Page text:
Five underperforming public universities in South Korea will have to undergo drastic reforms under government supervision, the education ministry said Friday.
The five state-funded four-year universities -- Kangwon National University, Chungbuk National University, Gangneung-Wonju National University, Kunsan National University and Busan National University of Education -- are required to draw up reform measures by January next year and have the government check the progress each quarter.
The uncompetitive schools are also expected to merge or shut down departments and invite external consultants for management advice, an attempt to save taxpayers' money as students protest high tuition fees at local universities.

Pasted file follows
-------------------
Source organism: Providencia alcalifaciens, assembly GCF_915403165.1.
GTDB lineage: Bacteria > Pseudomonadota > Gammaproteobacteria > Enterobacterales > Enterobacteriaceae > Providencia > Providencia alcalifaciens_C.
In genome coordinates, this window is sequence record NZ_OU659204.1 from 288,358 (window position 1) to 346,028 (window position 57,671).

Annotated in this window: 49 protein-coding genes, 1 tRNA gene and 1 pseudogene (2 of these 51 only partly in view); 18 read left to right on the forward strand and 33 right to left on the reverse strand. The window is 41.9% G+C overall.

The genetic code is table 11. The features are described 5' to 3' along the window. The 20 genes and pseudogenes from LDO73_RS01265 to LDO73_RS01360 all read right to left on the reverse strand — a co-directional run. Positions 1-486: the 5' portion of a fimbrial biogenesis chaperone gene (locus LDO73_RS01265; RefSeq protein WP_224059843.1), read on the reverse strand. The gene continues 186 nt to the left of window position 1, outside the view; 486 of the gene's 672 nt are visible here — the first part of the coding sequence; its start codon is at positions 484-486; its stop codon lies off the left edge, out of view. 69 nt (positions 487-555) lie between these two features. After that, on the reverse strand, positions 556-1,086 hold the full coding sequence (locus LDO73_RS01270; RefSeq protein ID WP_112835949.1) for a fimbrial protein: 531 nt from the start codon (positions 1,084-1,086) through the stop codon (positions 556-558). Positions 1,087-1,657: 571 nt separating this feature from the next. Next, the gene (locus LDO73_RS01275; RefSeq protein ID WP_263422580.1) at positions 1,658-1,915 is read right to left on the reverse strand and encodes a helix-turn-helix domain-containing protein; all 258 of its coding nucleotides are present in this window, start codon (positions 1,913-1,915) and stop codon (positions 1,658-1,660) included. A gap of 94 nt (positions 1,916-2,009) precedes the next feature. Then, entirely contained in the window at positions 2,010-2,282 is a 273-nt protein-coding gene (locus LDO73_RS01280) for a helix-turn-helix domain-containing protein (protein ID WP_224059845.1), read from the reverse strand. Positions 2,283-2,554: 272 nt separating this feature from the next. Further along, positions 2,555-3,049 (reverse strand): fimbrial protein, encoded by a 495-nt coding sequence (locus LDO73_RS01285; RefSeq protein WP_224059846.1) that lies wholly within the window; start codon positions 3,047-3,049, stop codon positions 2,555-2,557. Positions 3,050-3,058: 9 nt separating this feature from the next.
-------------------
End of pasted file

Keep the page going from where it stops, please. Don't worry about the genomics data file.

The five universities will be subject to budget cuts and other penalties unless their restructuring plans show progress.
In a similar move, the education authorities said earlier this month they will reduce state funding for 43 low-ranked private universities starting next year.
The government here reportedly spends some 1.48 billion U.S. dollars annually in state subsidies to local higher-learning institutions.
More than 80 percent of South Korean high school graduates go to colleges.